Amazon appears to have done it again, and just dramatic collapses by half the FANGs - FaceBook and Netflix - and shortly after the latest tweet from Trump suggested the president could crack down on the world's biggest online retailer, AMZN is back to its short-crushing ways, reporting EPS which smashed expectations, even as it missed on revenue while guiding well below consensus.
In kneejerk response, the stock initially tumbled as much as 5% before spiking higher.
Here are the details from Amazon's just concluded second quarter
- EPS $5.07, blowing away estimates of $2.49, and above the highest forecast (range $1.53 to $3.09). A key reason for this is a plunge in the company's tax rate, which dropped to only 2.8%.
- Operating income was $2.98 billion, also far above the estimate $1.71 billion (range $1.31 billion to $1.95 billion);
- However Revenue was "only" $52.9BN, below the estimated $53.35BN (range $52.52BN to $54.09BN). Still, the revenue was squarely inside the company's Q1 guidance of $51-$54BN.
More importantly, Amazon guided Q3 net sales to be between $54.0 billion and $57.5 billion (up 23%-31% vs Q3 2017), which however was below the consensus est. $58.03B (range $55.63 billion to $59.77 billion).
Amazon also guided operating income to be between $1.4 billion and $2.4 billion, compared with $347 million in third quarter 2017. As Bloomberg notes, the guidance implies 3.4% operating margin, the highest reported for 3Q in seven years. 3Q margin is usually lower due to preparation for 4Q and Prime Day.
Looking at Amazon's most important segment, AWS, in Q2 it generated net sales of $6.11 billion, an increase of +49% Y/Y. By comparison, in Q1 AWS generated $5.44 billion in revenue, which also grew at a 49% rate. Here is the historical growth rate of AWS:
On the bottom line, AWS was responsible for operating income of $1.642BN, or a 26.9% profit margin, up from 25.8% last quarter. In other words, for yet another quarter, AWS was responsible for more than half, or 55% of Amazon's total operating income.
Looking at Amazon Prime, which Amazon lists under "Subscription services revenues" it hit $3.4Billion, rising 55% (ex FX), slightly below the 56% growth rate in Q1 but above the 53% in Q2 2017.
Amazon's new highly profitable advertising business grew 129%, slightly down from last quarter's 132% growth, but still a scorching rate of growth.
As Bloomberg notes, "investors are perplexed by Amazon's results, with shares teetering in positive and negative territory in after-market trading. The outlook on revenue and guidance missed. But revenue growth from Amazon Web Services and advertising both were strong."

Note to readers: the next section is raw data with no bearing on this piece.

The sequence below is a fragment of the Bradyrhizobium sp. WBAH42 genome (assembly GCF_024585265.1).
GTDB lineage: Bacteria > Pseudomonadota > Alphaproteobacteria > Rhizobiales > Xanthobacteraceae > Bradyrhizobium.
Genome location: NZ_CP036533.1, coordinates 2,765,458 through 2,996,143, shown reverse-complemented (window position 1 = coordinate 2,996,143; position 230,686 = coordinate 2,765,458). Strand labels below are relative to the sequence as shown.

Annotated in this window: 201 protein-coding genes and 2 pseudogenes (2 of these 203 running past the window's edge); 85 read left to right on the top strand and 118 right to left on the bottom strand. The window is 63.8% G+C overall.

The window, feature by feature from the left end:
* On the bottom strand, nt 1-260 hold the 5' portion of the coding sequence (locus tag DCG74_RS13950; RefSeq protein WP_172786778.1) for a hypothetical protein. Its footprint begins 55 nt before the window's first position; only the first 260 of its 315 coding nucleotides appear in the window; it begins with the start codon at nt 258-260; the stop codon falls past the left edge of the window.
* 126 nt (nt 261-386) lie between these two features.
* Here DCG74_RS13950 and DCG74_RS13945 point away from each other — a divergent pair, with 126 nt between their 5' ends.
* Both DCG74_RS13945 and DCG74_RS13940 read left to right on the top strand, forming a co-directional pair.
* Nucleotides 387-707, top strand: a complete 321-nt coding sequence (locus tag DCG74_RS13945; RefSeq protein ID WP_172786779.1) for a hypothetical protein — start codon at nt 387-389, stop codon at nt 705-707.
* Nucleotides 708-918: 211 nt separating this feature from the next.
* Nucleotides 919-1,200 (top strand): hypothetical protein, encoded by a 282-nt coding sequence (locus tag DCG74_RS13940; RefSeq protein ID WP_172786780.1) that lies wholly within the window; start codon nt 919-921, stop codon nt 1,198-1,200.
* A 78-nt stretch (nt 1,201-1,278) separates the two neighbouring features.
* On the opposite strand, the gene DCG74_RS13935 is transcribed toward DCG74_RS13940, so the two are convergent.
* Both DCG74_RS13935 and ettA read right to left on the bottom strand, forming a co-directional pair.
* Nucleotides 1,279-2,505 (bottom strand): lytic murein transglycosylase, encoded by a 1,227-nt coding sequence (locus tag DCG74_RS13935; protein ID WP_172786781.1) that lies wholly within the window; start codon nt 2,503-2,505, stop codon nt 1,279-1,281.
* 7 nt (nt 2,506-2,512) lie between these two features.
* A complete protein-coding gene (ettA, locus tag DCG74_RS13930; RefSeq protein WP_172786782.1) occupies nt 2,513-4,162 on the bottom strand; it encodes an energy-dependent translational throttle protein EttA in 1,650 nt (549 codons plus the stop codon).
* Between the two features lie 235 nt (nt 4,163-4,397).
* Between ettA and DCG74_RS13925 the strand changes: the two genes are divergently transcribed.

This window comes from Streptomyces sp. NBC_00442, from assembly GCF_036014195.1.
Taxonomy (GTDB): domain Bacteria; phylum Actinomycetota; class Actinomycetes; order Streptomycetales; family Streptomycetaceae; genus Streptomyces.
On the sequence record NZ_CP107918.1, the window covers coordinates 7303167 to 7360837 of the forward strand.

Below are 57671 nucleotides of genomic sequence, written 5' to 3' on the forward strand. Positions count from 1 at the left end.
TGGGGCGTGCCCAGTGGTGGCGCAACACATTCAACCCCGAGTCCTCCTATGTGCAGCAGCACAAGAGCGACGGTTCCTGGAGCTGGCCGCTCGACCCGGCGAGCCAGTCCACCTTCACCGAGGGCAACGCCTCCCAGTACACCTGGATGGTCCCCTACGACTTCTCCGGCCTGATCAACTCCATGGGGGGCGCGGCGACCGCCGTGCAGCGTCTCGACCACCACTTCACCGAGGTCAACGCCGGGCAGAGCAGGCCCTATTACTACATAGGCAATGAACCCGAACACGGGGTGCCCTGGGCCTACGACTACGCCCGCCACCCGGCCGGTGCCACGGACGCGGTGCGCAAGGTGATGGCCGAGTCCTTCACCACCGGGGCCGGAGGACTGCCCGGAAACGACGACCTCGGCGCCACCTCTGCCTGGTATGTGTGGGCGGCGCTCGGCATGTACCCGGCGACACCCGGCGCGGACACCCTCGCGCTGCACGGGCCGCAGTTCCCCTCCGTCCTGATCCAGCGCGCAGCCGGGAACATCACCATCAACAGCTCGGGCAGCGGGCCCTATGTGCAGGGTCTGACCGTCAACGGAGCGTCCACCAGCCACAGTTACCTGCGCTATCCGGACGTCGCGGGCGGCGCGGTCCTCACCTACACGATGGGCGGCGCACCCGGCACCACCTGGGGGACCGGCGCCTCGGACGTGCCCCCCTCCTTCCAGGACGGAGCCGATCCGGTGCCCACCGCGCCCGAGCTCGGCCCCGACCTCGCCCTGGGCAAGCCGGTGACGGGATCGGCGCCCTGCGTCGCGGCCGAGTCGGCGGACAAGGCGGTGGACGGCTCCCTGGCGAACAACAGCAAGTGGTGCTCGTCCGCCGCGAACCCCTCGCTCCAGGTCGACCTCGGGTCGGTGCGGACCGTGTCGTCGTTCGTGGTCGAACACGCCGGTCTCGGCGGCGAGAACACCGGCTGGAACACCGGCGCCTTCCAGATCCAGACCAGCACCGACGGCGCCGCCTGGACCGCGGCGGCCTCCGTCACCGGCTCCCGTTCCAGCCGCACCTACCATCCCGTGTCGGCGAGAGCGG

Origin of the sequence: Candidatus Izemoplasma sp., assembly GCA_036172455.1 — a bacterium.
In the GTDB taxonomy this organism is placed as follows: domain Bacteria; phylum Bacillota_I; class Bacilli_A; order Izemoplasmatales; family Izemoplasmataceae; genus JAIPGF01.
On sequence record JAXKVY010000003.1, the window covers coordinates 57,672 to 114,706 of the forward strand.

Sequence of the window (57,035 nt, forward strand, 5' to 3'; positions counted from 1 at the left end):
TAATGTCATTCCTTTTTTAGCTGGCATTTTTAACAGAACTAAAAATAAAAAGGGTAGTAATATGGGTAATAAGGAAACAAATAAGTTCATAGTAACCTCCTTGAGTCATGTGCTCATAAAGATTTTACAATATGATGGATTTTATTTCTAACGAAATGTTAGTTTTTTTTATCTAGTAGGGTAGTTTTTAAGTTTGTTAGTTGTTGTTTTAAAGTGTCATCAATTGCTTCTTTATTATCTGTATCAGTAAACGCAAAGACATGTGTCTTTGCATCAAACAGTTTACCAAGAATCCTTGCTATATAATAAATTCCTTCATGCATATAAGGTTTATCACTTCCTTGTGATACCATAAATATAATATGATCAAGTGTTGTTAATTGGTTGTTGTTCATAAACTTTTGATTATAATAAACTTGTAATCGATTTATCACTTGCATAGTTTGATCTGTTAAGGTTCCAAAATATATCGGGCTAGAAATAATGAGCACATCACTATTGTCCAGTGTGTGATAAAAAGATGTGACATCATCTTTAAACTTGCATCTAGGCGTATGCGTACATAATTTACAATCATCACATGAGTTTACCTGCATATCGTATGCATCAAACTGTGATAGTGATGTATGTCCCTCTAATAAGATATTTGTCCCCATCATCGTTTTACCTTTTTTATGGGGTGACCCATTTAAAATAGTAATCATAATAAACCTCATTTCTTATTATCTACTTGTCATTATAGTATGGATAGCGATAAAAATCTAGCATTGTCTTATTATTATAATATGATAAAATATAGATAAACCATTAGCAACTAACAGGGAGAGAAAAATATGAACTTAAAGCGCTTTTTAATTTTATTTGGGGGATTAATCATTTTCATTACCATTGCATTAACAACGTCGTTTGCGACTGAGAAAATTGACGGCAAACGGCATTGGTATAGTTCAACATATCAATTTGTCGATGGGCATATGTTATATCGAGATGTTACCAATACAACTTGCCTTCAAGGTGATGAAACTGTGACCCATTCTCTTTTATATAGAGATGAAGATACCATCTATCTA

Investors have grown to expect strong revenue gains from Amazon, with their primary concern being how quickly the company spends it on new businesses and projects.
Jeff Bezos was not concerned, however, and as usual he was quite optimistic, and one quarter after focuing on AWS, this time he pitched Alexa:
“We want customers to be able to use Alexa wherever they are,” Bezos said. “There are now tens of thousands of developers across more than 150 countries building new devices using the Alexa Voice Service, and the number of Alexa-enabled devices has more than tripled in the past year. Our partners are creating a wide variety of new Alexa-enabled devices and experiences, including soundbars from Polk and Sonos; headphones from Jabra; smart home devices from ecobee and First Alert; Windows 10 PCs from Acer, HP, and Lenovo; and cars from automakers including BMW, Ford, and Toyota.”"
For those still concerned about AMZN's cash burn, the company reported LTM Free Cash Flow in Q2 of just over $10.4 billion, a fraction away from an all time high.
Perhaps even more impressive is that after sliding in early 2017, Amazon's operating margin has soared in the past three quarters, largely as a result of AWS, and just hit the highest number on record.
Clearly, this means that the company's LTM operating margin is soaring, after dropping modestly in early/mid 2017:
What is somewhat surprising is that after constantly growing its workforce for years, in Q1 AMZN's total employees posted a modest decline, dropping from 566K to 563.1K, even as global net sales growth rose to 39% in Q1 from 36%.
In kneejerk response, the stock initially tumbled as much as 5% on the revenue miss and the poor guidance, but it has since rebounded - while modestly fading gains - on the back of continued strength in AWS growth and rising profit. This is hardly as surprise: Amazon shares have risen post earnings for the past three quarters (they fell on disappointing 2017 Q2 results). The biggest jump came after 2017 Q3 earnings when shares spiked more than 13% according to Bloomberg. Since then shares climb around 3% in reaction to earnings.